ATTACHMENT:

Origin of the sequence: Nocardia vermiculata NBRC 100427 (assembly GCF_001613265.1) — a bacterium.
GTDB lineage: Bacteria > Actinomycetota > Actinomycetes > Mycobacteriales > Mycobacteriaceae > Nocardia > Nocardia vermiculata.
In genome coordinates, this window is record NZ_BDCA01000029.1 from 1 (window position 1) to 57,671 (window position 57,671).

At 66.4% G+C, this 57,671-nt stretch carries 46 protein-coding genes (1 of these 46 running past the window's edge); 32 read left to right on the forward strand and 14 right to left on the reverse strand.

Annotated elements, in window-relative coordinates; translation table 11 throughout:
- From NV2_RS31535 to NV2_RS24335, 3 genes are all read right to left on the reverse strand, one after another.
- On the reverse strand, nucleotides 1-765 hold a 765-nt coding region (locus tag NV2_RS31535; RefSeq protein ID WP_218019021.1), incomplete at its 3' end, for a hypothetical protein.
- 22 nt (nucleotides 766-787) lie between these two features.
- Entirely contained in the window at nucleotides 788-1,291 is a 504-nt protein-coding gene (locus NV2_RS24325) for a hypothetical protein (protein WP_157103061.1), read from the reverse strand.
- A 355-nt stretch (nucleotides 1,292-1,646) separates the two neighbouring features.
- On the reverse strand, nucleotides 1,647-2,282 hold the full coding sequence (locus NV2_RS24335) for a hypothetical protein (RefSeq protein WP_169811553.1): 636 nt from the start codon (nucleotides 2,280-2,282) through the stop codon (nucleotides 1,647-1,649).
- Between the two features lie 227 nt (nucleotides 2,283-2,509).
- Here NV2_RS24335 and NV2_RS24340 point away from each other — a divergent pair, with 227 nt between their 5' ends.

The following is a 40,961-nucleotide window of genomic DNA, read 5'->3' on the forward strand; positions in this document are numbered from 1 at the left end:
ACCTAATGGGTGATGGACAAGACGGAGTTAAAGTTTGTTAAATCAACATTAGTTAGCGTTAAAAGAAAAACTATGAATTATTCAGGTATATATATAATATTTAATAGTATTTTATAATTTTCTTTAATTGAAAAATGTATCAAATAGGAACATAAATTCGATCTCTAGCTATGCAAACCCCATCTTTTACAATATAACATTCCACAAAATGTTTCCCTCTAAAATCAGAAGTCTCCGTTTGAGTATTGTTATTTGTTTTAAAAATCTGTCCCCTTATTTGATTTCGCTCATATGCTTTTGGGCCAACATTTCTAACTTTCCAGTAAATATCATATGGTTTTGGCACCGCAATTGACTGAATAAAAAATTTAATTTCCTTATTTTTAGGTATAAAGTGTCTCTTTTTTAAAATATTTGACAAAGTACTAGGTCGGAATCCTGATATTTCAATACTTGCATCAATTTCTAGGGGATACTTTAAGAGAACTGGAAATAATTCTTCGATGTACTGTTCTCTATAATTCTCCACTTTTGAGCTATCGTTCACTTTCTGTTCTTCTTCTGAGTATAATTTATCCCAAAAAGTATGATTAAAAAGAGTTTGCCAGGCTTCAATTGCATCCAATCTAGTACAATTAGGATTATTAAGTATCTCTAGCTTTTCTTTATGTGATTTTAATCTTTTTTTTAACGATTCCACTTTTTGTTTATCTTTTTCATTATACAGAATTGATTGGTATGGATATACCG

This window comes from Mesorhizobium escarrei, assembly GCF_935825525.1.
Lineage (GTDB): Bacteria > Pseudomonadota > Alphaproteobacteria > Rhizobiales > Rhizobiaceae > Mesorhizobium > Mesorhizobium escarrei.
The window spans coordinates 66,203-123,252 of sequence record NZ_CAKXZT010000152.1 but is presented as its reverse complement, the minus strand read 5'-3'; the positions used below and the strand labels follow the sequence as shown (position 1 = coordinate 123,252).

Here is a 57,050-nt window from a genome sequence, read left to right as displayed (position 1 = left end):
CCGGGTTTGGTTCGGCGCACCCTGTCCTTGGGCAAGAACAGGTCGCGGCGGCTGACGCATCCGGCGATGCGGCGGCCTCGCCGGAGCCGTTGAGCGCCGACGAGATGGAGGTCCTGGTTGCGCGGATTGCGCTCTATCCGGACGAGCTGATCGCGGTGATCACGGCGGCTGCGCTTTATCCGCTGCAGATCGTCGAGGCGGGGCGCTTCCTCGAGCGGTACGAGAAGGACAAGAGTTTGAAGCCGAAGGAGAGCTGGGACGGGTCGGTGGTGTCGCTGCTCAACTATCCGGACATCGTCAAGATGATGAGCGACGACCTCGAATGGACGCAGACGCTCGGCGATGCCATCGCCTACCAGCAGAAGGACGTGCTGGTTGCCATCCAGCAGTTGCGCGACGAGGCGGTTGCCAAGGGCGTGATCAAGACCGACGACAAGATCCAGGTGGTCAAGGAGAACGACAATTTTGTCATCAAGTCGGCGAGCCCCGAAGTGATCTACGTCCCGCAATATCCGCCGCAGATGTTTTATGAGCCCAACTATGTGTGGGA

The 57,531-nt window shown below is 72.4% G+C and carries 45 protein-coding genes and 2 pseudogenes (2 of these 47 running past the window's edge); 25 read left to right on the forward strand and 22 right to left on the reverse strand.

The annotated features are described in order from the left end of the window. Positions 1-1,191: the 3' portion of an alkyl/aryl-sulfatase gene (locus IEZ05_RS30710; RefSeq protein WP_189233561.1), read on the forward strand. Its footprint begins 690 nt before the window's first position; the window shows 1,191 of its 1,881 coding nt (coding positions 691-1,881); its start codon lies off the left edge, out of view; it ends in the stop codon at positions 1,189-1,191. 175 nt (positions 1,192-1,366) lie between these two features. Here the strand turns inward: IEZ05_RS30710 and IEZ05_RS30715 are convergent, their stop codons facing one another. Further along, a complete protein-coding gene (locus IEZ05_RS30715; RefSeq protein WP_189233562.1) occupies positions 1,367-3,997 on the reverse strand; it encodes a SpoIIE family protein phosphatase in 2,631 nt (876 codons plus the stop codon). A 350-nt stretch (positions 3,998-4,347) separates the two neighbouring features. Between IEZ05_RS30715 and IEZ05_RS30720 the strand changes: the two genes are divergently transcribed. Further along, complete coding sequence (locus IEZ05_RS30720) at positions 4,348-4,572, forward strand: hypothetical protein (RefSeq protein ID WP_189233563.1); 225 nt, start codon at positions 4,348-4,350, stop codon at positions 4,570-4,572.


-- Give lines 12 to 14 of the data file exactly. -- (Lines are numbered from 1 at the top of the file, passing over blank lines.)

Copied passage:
- Between the two features lie 227 nt (nucleotides 2,283-2,509).
- Here NV2_RS24335 and NV2_RS24340 point away from each other — a divergent pair, with 227 nt between their 5' ends.

The following is a 40,961-nucleotide window of genomic DNA, read 5'->3' on the forward strand; positions in this document are numbered from 1 at the left end: